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Darse cuenta

» by August 31st, 2007 at 10:42 am » Comments (6)

The verb dar is very flexible and is used in conjunction with many other words to form idiomatic expressions both figurative and literal. The phrase darse cuenta is used to mean to realize. Pedro se dió cuenta que se le olividó su tarea. (Peter realized that he forgot his homework). The word realizar does not […]

False Friends / False Cognates

» by August 30th, 2007 at 10:39 pm » Comments (4)

While doing some research for a couple of words, I learned that false cognates and a false friends are not the same thing. False cognates are two words which have no etymological connection, but are similar in form and meaning. An example of this is the English word day and the Spanish word día. Their […]

Asistir / Atender

» by August 30th, 2007 at 10:14 am » Comments (1)

These are two words that can be really confusing for the English speaker because they are false friends. First let’s review what the meanings are in English of assist and attend. Assist is to help. This could be used to help another person or it could be a machine that lends support. Attend is to […]


» by August 30th, 2007 at 9:25 am » Comments (1)

I’m sure all new Spanish speakers have had this happen to them. You don’t know what the Spanish word is for sure so you just try the English word with the Spanish pronunciation maybe add an -o to the end. Well this happened to our son, who was 5 at the time, while we were […]


» by August 29th, 2007 at 10:32 am » Comments (1)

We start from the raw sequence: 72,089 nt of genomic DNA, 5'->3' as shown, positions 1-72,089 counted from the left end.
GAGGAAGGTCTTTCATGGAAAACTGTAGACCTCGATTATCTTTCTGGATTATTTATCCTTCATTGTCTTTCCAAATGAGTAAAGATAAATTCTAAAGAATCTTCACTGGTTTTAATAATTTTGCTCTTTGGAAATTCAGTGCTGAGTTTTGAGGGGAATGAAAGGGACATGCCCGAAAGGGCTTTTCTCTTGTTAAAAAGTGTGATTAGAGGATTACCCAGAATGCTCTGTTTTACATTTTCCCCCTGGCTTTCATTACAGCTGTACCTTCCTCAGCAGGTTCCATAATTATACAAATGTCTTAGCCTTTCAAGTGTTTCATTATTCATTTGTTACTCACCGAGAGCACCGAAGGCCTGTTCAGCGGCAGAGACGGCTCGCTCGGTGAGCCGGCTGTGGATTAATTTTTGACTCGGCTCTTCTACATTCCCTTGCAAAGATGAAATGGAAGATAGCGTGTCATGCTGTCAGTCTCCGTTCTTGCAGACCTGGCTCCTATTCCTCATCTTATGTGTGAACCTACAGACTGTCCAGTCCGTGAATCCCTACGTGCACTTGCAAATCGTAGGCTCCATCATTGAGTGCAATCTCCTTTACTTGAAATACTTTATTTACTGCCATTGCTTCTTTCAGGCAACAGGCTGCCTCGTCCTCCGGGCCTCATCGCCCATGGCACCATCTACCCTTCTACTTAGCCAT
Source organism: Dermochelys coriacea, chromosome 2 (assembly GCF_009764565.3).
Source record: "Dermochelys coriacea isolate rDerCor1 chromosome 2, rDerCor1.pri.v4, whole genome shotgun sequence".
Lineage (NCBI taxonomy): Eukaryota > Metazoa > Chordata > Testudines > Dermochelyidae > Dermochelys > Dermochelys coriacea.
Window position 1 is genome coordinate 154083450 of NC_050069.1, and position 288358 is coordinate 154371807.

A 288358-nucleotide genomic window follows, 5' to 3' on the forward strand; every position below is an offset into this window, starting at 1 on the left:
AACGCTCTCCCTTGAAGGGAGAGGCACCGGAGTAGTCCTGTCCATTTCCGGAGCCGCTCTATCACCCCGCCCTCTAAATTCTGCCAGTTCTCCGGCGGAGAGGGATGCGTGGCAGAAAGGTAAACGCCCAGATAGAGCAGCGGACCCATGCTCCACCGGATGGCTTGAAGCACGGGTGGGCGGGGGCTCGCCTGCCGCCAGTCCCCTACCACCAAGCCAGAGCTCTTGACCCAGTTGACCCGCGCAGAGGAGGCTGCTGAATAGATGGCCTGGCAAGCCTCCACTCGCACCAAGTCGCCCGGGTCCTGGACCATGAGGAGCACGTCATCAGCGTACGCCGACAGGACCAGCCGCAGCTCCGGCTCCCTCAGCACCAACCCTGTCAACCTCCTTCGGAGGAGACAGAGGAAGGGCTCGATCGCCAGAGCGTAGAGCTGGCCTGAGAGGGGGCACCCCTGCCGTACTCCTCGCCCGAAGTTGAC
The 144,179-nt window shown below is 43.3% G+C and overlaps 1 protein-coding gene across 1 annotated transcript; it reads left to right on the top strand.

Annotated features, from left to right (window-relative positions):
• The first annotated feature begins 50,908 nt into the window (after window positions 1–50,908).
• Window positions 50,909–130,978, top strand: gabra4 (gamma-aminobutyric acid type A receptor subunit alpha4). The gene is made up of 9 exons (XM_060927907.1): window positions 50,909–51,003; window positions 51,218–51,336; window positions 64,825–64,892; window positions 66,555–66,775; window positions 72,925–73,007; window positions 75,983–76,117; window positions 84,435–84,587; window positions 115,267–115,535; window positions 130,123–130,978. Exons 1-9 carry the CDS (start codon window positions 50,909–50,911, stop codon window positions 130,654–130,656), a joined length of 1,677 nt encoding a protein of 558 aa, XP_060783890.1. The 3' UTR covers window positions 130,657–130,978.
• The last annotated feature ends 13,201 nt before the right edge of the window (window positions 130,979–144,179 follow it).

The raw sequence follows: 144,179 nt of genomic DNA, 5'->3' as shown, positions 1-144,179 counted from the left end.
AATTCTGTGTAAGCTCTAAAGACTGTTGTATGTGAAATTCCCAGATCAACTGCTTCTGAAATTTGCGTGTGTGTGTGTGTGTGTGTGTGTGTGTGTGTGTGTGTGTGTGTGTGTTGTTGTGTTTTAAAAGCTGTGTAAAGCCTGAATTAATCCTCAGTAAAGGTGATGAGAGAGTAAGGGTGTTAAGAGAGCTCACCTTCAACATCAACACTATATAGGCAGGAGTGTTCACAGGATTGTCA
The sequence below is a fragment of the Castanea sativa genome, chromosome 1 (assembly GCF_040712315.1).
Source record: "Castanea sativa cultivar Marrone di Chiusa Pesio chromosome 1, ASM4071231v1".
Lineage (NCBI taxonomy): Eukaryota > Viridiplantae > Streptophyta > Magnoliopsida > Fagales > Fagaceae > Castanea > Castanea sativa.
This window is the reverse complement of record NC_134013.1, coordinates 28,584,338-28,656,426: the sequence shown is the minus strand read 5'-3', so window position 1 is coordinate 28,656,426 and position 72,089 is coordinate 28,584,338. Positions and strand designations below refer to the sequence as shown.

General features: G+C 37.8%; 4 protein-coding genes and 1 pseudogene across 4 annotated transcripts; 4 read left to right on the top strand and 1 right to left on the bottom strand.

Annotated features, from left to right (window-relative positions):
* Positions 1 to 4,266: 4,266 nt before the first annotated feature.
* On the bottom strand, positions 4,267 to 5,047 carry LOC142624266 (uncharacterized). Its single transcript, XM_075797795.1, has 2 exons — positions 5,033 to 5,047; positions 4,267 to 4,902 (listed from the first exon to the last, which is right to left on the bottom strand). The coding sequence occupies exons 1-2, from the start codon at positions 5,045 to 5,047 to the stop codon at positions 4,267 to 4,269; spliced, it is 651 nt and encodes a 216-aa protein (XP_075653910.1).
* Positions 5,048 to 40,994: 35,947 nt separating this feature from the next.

Though the word andar is most often translated to walk, I was taught that the word carried with it quite a bit more meaning. My language teacher said that instead of thinking of a strict translation, it should be considered roughly to mean to go about. One could go about by foot, by bicycle or […]

Ocupar / Preocupar

» by August 28th, 2007 at 7:51 pm » Comments (1)

Looking at the parts of Spanish words does not always work to help decipher their meanings as in the case of the word prejuicio. Take the words ocupar and preocupar, for instance. Ocupar is to be busy or occupied with something, a task perhaps. But preocupar does not mean to be pre- busy or occupied […]


» by August 28th, 2007 at 10:30 am » Comments (2)

Some Spanish words make perfect sense when you look at their parts, and sometimes it can cause you to look at the English word with more appreciation for its meaning. That is the case with the word prejuicio (prejudice). The parts of this word have the meaning to pre-judge someone or something. Often words like […]

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